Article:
How to Prep Your RV for Summer

Have you been counting down the days? We sure have! With summer just around the corner, it’s the perfect time to get your camper or RV de-winterized and ready for another season of adventures!

No matter how well you take care of your RV, they degrade naturally in storage — batteries can run down, electrical parts can corrode, and gaskets can get brittle and crack. So, before your first trip, it’s a good idea to run through this checklist to get everything ready for miles of fun, family time and memory-making.

Rinse and repeat. Refill, flush and test your fresh water tank and fresh water systems: faucets, hose spigots and other drainage valves. Look closely for leaks. If you used RV antifreeze over the winter, be sure it’s completely flushed from the system.

Inspect the awning. Make sure your RV’s awning mechanisms are lubricated and working properly. Also it may be time to coat your canvas awning with a UV-blocking solution to extend its life.


Checking Your RV’s Propane/Liquefied Petroleum (LP) Systems

Getting your RV ready for summer should include a thorough review of all LP systems. Look carefully at the LP tank, lines and pressure regulator and be sure that no damage occurred during your RV’s winter hibernation. Also, check in on these LP-related items:

LP hosing and external tank condition. Much like your home, propane in your RV heats the interior, warms the hot water and cooks your food. Test all appliances that run on propane. Your local RV dealer can help you assess the condition of your propane system if you’ve got any questions.

Check the propane exhaust lines. Look at the exterior vents for rusting, removing any debris, clogs or other items that might restrict the flow of exhaust. All connections, unions and pipe fittings should be reviewed for rust, fatigue or issues that compromise LP gas appliances.

Test the water heater. You may have an electric or propane-burning water heater in your RV. Check out your owner’s manual to determine the type of heater you’ve got onboard and follow their recommendations for inspecting and troubleshooting.

Power up. Test the water pump by turning on each water faucet and outlet across the RV, look for lapses in pressure that may indicate a failing water pump.

Safety standards. Replace the batteries in all smoke and carbon monoxide detectors. Look at your fire extinguishers and review expiration dates and pressure levels.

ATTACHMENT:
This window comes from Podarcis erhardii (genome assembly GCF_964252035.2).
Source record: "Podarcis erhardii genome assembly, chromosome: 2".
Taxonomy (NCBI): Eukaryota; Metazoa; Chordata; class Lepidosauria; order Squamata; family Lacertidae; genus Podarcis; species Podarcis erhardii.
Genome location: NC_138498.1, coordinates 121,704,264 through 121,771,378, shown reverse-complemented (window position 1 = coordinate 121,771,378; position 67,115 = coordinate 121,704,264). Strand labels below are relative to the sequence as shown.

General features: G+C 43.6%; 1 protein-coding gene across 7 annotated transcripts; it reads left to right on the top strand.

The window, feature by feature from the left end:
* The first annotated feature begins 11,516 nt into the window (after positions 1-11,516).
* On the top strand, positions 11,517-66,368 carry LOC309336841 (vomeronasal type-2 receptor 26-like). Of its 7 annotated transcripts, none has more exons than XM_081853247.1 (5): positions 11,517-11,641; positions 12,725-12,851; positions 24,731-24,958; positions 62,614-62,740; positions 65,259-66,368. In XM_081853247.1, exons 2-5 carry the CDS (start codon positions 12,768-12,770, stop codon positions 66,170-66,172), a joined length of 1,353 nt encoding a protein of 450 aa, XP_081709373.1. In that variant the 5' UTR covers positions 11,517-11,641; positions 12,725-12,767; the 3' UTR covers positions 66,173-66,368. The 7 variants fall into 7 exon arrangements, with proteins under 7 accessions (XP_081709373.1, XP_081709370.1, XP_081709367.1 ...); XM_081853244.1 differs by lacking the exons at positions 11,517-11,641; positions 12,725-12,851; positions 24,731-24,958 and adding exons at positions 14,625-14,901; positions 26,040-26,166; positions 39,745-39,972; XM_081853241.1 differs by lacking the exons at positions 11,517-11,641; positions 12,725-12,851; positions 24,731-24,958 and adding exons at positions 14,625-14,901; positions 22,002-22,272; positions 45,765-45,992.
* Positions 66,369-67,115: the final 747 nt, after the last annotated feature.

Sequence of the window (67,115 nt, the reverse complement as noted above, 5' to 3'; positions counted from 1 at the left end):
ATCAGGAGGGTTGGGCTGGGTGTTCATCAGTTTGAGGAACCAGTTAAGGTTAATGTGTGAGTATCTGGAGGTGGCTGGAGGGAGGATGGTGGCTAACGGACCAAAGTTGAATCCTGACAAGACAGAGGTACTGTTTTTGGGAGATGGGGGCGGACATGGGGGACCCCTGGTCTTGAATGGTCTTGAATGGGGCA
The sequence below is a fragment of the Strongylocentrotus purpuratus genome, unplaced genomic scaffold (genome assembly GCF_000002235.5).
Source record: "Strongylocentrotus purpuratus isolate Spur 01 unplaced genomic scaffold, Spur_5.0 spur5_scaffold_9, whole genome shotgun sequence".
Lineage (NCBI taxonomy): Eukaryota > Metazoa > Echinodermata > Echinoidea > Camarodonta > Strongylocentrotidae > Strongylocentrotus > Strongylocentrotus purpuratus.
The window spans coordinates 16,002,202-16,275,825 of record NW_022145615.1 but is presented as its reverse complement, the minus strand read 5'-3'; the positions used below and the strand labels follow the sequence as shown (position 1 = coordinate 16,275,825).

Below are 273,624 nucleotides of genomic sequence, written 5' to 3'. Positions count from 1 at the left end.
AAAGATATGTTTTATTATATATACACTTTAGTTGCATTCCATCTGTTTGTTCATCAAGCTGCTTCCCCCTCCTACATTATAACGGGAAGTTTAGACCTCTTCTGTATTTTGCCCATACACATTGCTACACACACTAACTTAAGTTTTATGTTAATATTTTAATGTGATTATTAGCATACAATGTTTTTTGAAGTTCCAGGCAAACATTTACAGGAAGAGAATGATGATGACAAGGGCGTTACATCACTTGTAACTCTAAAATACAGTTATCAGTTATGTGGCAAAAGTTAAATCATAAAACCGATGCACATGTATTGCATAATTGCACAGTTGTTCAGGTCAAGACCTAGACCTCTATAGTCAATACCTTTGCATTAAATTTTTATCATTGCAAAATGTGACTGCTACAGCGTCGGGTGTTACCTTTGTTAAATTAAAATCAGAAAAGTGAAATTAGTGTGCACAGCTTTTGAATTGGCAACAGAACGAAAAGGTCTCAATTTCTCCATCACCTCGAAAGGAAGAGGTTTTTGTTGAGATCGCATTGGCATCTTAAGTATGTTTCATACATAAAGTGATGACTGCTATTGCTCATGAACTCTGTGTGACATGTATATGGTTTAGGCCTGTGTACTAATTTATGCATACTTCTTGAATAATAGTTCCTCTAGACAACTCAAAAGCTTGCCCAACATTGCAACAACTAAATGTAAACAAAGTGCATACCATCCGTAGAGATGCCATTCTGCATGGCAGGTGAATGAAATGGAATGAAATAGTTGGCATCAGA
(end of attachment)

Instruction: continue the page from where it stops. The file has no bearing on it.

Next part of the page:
See the lights. Test interior and exterior lights, switches, electrical connectors, surge protectors, outlets, etc.

Review the fluids. Check engine oil, transmission and brake fluid, coolant and filters (including the air conditioner!)

Repel the Rodents from Your RV

Hopefully, before you put your RV to bed last fall, you took a few practical measures to deter pests. By preventing vermin from turning your ride their winter getaway, you could be saving yourself headaches — and thousands of dollars. Here are a few simple ways to repel rodents from your RV:

Inspect the underside. Check underneath your camper or RV for signs of rodent damage or nesting.

Look carefully for indications of rodents. Look inside the RV for small holes where the floor and wall meet. If you find black pellet-sized droppings, that’s another sign that mice are near.

Prevent infestations with beadlets. Spice up your interior with rodent-repelling peppermint beadlets. They’re proven to fend off rodents and other unwelcomed guests.

RV Spring Cleaning Made Easy

There’s more to cleaning up than dusting off the cob webs and wiping down the windows. Because you’ll want to thoroughly clean your RV from top to bottom, you’re best approaching the job in small phases. That way you won’t be overwhelmed.

Required reading. Take a look at the owner’s manual for details on recommended cleaning, tips and their advice on how to extend your RV's life. Often manufacturers will indicate types of cleaners, solvents and ways to clean that work best for your ride.

Wipe down the walls. Because spiders and other insects nest over the winter in your RV, they’ll typically lay eggs in the springtime. Unappealing as this may sound, thoroughly wiping down the walls can free up the RV of these freeloaders.